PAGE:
The Test of Time
This post was originally posted at YouthMinBlog.com; follow the discussion there or start a new one here.
I think managing our time is one of the least conquered skills in the youth ministry profession.
I’ve seen one too many of my peers give it their all — filling up a monthly youth calendar, going to student’s extracurricular activities, taking late night phone calls, going out for sodas/coffee, and inviting students into their homes at all hours with disastrous consequences. It’s to the point where I think it’s one of the top reasons that so many youth workers “peter out” after only a couple of years. They’ve over-committed themselves, over-filled their calendar, said “yes” to too many things, and many times leave no space for their home life, rest, or self-edification and spiritual growth.
All of this leads to burn-out.
Some of this comes from self-inflicted pressure to perform and do our best (I’m talking to you, Mr. Melancholy/Perfectionist) and other times the pressure actually comes from our church staff to “keep the calendar full and the kids busy”. Busyness has almost become a badge of honor that we wear like another feather on our hat. It’s another notch on our belt towards self-fulfilled feelings of adequacy.
Truth be told, though, real student ministry and life-change isn’t going to happen through a full calendar of ministry events. In fact, I’ve even heard of parents complaining when the student ministry calendar becomes too full! Interesting, huh?
My advice? Set very clear boundaries between work and rest.
- SET BLOCKS OF TIMES IN YOUR DAY/WEEK THAT ARE RESERVED FOR DOWNTIME. If you’re a family man, your family will love you; if you are single, you are setting yourself up for long-term ministry health.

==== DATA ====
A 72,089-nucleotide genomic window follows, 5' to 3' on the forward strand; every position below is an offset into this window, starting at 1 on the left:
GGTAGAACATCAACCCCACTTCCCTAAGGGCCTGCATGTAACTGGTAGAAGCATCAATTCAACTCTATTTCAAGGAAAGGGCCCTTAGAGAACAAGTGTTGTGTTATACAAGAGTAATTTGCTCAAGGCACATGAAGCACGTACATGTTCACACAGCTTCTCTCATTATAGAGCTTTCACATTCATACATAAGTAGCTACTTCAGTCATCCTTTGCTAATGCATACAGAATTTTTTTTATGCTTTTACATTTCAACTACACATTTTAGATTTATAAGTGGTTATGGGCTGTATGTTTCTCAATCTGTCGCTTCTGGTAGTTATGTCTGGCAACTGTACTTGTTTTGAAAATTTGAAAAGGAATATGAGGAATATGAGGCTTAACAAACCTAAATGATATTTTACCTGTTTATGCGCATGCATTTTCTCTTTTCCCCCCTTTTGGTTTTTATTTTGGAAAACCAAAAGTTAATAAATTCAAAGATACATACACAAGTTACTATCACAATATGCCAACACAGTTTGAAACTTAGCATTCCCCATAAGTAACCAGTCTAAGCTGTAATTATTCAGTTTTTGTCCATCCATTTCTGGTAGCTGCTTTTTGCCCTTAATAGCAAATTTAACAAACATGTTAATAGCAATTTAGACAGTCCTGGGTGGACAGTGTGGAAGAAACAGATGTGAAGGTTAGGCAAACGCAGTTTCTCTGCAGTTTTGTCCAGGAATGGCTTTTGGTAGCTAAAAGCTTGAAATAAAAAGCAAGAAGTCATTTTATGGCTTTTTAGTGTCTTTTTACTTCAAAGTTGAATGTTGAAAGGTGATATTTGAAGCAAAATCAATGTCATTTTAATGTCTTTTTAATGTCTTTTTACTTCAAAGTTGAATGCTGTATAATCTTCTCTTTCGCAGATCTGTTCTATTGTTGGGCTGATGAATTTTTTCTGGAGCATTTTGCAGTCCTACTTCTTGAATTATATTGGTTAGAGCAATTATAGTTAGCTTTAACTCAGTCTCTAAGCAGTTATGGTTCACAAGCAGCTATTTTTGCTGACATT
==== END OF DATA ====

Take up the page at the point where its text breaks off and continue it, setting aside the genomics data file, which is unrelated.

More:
In my personal life, my two days off are generally reserved for family and free time. I also do my best to keep my family in priority in the evenings — from about 5:00 PM to 9:00 PM. If a student calls during this time, I will ask them if it’s all right if I call them a bit later or the next day. 9 times out of 10, most students have no problem with that.
- TALK PUBLICLY ABOUT YOUR “FAMILY/REST TIME”. Don’t announce it in a way that makes it seem like you are “off limits”; talk about your personal time as your time set aside to refill and refresh, to be with your family, and to spend personal time with God.
- DON’T TAKE WORK HOME WITH YOU. Do your best to keep your work e-mail separate from your personal account. Don’t stop by the office on your weekends unless absolutely necessary. And as much as possible, keep your paperwork on your work desk, not the family couch.
- SABBATH, MEANING “TO CEASE”, IS A BIBLICAL PRACTICE — PRACTICE IT! When you have down time, set apart some time for recharging. Relax. Be still. Listen. Pray. Read. Rest. Just as rest stops are necessary on long journeys, if you want to make the long haul in youth ministry, make sabbath a priority. It’s okay to not “live and breath” your job all the time.
- REST IS A PLACE OF BEING NURTURED. It’s a sanctuary, a place for growth, and a place for protection. It becomes a place where we can regain our strength, gain our bearings, and heal our wounds.
- LEARN HOW TO SAY “NO”. You don’t have to do it all. It’s hard at first, especially when you work with a smaller team, but this is for both your personal health and the health of your overall ministry. Doug Fields has a great book to check out in this regard titled, What Matters Most. Bottom line: don’t overstretch yourself in one arena to make yourself ineffective in all the others over the long haul.
Don’t fall into the trap of trying to do it all. Nobody can set themselves up for that without failing.
Rely heavily on Jesus, find your rest in Him, and you’ll find yourself healthier and steadfast in your resolve to reach out to students.